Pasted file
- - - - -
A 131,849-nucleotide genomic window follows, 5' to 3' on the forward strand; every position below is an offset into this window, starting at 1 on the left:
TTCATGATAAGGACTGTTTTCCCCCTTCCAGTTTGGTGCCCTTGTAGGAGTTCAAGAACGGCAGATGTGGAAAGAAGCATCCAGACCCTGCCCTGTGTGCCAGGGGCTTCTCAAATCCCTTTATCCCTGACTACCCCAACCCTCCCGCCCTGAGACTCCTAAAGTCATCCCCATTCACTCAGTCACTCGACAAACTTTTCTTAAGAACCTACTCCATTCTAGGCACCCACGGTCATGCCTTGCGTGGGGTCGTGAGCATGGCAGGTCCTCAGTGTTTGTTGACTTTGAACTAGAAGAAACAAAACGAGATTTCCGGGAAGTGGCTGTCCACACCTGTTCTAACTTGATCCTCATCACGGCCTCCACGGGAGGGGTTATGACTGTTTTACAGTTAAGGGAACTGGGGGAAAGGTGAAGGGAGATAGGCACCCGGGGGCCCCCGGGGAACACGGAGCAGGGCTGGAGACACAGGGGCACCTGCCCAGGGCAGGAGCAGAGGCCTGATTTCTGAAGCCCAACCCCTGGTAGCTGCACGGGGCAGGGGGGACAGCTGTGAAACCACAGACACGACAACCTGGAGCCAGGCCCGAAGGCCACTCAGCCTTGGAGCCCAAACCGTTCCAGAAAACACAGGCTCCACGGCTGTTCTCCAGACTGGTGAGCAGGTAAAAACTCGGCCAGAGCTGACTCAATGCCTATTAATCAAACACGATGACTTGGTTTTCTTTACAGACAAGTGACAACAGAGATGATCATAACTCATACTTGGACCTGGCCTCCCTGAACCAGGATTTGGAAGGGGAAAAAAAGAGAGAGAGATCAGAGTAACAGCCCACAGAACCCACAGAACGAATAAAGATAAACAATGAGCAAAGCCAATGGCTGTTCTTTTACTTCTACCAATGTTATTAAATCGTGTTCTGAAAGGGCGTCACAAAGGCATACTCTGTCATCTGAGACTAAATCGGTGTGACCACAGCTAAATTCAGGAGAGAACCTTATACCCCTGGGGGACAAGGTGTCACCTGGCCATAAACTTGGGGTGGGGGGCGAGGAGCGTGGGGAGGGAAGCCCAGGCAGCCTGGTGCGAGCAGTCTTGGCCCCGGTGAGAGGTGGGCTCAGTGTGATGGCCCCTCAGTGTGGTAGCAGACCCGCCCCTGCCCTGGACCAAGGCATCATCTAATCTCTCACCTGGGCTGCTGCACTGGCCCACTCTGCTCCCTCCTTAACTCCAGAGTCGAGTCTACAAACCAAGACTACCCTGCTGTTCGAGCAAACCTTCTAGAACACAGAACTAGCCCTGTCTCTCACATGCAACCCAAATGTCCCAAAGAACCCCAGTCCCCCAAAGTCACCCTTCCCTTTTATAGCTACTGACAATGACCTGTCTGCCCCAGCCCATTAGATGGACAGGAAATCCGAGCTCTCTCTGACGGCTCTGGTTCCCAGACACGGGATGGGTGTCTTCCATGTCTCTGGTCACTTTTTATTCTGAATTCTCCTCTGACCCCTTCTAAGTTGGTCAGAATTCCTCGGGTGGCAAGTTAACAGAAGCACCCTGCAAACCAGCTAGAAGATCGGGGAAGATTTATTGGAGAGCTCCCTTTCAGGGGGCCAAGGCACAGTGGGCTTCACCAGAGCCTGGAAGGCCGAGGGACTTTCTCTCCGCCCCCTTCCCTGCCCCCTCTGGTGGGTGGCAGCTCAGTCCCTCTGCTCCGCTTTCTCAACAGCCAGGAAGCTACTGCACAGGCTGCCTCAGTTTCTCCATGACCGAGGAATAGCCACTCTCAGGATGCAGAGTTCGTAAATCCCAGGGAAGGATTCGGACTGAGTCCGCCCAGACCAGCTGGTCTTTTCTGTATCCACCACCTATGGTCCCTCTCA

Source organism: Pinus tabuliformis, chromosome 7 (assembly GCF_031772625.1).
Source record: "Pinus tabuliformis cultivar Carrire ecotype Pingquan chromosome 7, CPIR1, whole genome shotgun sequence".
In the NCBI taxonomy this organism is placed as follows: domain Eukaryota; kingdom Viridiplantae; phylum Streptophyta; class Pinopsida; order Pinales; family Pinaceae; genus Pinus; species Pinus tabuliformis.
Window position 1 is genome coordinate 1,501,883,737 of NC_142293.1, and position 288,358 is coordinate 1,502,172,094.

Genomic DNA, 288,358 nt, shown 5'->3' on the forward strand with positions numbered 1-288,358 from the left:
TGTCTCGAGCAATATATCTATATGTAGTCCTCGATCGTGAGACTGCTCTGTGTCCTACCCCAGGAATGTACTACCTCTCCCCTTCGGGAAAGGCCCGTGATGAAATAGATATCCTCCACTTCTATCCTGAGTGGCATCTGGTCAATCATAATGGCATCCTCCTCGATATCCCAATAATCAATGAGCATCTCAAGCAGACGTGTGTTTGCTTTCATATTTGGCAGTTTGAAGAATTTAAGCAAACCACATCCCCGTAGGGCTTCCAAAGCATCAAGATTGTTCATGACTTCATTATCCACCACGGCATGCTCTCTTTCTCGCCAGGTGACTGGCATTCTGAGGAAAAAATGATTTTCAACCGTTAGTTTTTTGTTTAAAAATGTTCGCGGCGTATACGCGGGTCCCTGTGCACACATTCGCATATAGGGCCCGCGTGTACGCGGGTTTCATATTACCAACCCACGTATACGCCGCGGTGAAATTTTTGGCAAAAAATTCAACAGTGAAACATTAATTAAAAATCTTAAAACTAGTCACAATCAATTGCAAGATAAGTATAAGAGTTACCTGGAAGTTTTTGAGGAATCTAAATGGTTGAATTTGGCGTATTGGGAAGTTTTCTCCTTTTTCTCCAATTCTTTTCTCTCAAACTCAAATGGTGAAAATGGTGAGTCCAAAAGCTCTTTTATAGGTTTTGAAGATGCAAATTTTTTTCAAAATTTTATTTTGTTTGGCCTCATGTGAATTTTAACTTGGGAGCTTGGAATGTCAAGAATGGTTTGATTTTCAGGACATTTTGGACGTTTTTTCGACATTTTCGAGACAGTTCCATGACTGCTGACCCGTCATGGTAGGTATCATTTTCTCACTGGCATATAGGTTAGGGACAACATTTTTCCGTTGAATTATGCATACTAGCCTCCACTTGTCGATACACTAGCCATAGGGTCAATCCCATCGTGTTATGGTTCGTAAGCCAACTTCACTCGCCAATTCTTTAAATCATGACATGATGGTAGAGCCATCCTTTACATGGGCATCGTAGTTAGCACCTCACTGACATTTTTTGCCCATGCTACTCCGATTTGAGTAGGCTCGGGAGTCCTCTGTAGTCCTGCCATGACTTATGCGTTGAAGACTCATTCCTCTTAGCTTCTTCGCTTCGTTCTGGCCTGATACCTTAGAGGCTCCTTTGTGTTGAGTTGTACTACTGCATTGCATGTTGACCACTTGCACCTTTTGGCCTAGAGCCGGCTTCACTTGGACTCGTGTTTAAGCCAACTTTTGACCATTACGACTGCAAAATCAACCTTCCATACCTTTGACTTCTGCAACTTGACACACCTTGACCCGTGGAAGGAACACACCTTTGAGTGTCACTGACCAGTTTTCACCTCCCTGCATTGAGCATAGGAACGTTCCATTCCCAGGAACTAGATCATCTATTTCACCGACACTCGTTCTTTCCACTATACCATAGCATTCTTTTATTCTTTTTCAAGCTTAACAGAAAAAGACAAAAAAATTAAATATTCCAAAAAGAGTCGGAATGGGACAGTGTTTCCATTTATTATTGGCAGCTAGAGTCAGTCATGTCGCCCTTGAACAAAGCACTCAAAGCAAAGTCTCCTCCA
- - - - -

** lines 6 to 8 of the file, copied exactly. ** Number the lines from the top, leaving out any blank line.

Window position 1 is genome coordinate 1,501,883,737 of NC_142293.1, and position 288,358 is coordinate 1,502,172,094.

Genomic DNA, 288,358 nt, shown 5'->3' on the forward strand with positions numbered 1-288,358 from the left:
TGTCTCGAGCAATATATCTATATGTAGTCCTCGATCGTGAGACTGCTCTGTGTCCTACCCCAGGAATGTACTACCTCTCCCCTTCGGGAAAGGCCCGTGATGAAATAGATATCCTCCACTTCTATCCTGAGTGGCATCTGGTCAATCATAATGGCATCCTCCTCGATATCCCAATAATCAATGAGCATCTCAAGCAGACGTGTGTTTGCTTTCATATTTGGCAGTTTGAAGAATTTAAGCAAACCACATCCCCGTAGGGCTTCCAAAGCATCAAGATTGTTCATGACTTCATTATCCACCACGGCATGCTCTCTTTCTCGCCAGGTGACTGGCATTCTGAGGAAAAAATGATTTTCAACCGTTAGTTTTTTGTTTAAAAATGTTCGCGGCGTATACGCGGGTCCCTGTGCACACATTCGCATATAGGGCCCGCGTGTACGCGGGTTTCATATTACCAACCCACGTATACGCCGCGGTGAAATTTTTGGCAAAAAATTCAACAGTGAAACATTAATTAAAAATCTTAAAACTAGTCACAATCAATTGCAAGATAAGTATAAGAGTTACCTGGAAGTTTTTGAGGAATCTAAATGGTTGAATTTGGCGTATTGGGAAGTTTTCTCCTTTTTCTCCAATTCTTTTCTCTCAAACTCAAATGGTGAAAATGGTGAGTCCAAAAGCTCTTTTATAGGTTTTGAAGATGCAAATTTTTTTCAAAATTTTATTTTGTTTGGCCTCATGTGAATTTTAACTTGGGAGCTTGGAATGTCAAGAATGGTTTGATTTTCAGGACATTTTGGACGTTTTTTCGACATTTTCGAGACAGTTCCATGACTGCTGACCCGTCATGGTAGGTATCATTTTCTCACTGGCATATAGGTTAGGGACAACATTTTTCCGTTGAATTATGCATACTAGCCTCCACTTGTCGATACACTAGCCATAGGGTCAATCCCATCGTGTTATGGTTCGTAAGCCAACTTCACTCGCCAATTCTTTAAATCATGACATGATGGTAGAGCCATCCTTTACATGGGCATCGTAGTTAGCACCTCACTGACATTTTTTGCCCATGCTACTCCGATTTGAGTAGGCTCGGGAGTCCTCTGTAGTCCTGCCATGACTTATGCGTTGAAGACTCATTCCTCTTAGCTTCTTCGCTTCGTTCTGGCCTGATACCTTAGAGGCTCCTTTGTGTTGAGTTGTACTACTGCATTGCATGTTGACCACTTGCACCTTTTGGCCTAGAGCCGGCTTCACTTGGACTCGTGTTTAAGCCAACTTTTGACCATTACGACTGCAAAATCAACCTTCCATACCTTTGACTTCTGCAACTTGACACACCTTGACCCGTGGAAGGAACACACCTTTGAGTGTCACTGACCAGTTTTCACCTCCCTGCATTGAGCATAGGAACGTTCCATTCCCAGGAACTAGATCATCTATTTCACCGACACTCGTTCTTTCCACTATACCATAGCATTCTTTTATTCTTTTTCAAGCTTAACAGAAAAAGACAAAAAAATTAAATATTCCAAAAAGAGTCGGAATGGGACAGTGTTTCCATTTATTATTGGCAGCTAGAGTCAGTCATGTCGCCCTTGAACAAAGCACTCAAAGCAAAGTCTCCTCCA